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Helpers on Lake Street pick up the pieces after minority businesses sacked

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The morning after protests over George Floyd’s death turned into the spectacular looting of Lake Street, the Walgreens Pharmacy at 31st Avenue emitted a constant, whirring alarm.

The front doors had been ripped from their hinges. The sprinklers were still on. Inside was a landslide of debris floating in a muddy soup of broken glass and wet cardboard. Prescription pills littered the lawn. “Kill cops” was spray-painted prominently on the facade – one of many calls to arms replicated on bus shelters, street signs, and boarded-up businesses up and down Lake Street.

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A man with a mohawk, Derek Vander Vorste, arrived at the Walgreens Pharmacy at 31st Avenue, broom in hand, and started clearing the sidewalk of glass.

Dressed all in black with a handkerchief masking half his face, he looked like the type of young white anarchist often blamed for escalating conflict at Black Lives Matter protests. Vander Vorste said he left Wednesday’s demonstrations before things went south, and returned to clean up because city workers were spread too thin to do it alone.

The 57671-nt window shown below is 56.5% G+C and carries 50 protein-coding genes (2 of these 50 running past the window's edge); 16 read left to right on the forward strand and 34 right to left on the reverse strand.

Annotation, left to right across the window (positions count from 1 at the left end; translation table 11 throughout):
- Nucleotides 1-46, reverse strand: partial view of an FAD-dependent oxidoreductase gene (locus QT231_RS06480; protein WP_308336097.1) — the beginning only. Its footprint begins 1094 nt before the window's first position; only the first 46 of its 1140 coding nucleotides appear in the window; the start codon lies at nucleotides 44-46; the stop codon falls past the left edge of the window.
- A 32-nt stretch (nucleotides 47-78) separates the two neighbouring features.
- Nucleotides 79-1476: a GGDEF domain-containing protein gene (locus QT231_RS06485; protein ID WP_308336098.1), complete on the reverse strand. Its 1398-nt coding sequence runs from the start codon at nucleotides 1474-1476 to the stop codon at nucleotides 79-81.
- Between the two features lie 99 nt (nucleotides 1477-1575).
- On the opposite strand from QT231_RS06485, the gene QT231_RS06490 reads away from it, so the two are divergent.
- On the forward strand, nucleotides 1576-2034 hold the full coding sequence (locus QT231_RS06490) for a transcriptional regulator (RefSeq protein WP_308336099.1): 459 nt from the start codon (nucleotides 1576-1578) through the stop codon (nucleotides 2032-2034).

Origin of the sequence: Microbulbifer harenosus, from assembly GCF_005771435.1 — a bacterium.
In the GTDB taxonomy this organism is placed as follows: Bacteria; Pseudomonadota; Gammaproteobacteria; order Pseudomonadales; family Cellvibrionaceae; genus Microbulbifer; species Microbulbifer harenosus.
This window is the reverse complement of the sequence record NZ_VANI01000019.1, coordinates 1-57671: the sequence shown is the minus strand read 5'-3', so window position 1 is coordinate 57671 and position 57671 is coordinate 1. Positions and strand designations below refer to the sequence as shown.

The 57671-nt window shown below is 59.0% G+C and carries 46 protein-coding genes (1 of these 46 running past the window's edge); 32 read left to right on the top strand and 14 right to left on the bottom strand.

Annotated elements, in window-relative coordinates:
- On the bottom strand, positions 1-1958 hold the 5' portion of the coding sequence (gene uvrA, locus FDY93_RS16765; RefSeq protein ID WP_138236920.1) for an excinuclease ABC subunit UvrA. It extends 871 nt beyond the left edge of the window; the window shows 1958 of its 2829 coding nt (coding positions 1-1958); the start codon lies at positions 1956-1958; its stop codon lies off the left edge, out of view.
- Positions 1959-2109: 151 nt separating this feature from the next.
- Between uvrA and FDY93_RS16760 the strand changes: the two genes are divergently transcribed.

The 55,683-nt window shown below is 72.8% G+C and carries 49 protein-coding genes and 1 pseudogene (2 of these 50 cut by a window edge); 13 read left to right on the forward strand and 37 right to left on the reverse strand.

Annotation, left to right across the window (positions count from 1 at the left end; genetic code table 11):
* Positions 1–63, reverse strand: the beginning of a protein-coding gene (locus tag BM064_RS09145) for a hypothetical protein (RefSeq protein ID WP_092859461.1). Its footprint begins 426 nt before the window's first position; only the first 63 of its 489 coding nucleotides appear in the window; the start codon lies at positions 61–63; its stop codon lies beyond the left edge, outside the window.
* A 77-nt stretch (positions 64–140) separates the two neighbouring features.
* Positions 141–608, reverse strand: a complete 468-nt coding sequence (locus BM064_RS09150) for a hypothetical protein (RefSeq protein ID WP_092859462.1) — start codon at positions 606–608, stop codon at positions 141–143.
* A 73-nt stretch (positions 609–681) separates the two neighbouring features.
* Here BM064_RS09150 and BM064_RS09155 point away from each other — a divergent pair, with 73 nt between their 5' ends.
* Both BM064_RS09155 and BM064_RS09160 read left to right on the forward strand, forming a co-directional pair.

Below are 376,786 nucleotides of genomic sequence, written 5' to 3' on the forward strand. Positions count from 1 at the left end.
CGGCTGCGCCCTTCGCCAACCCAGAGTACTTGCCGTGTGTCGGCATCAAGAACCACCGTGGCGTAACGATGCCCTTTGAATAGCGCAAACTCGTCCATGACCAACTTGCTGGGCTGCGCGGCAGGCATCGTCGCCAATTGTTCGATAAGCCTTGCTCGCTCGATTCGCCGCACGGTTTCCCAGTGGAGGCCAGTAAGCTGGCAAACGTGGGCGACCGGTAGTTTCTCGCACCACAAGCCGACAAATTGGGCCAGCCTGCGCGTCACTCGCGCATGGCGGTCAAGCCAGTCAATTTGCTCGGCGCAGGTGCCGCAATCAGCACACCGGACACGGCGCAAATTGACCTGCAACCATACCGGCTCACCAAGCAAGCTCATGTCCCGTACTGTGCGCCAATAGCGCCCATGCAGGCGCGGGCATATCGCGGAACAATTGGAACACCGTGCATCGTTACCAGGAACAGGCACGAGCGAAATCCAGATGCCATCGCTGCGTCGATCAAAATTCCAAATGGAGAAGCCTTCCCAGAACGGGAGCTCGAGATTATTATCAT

“If we do this, we should clean it up,” he said. “Places like [Walgreens], it’s a national company, I don’t really think too much of it. Places like [Saigon Garage] over there, it’s sad to see this happen especially to the people that are being hurt, that the whole protest started around. But I mean, that’s what happens when stuff gets carried away.”

Across the street, the Vietnamese-owned Saigon Garage also had its windows smashed and its contents destroyed.

An artist who goes by Zaïre swept up pieces of its front door. He said he was out late Wednesday to witness the rioting, which he saw as a natural extension of the hopelessness Minneapolitans felt to effect change or live freely. Zaïre said it didn’t make sense to him that protesters would hit minority-owned businesses.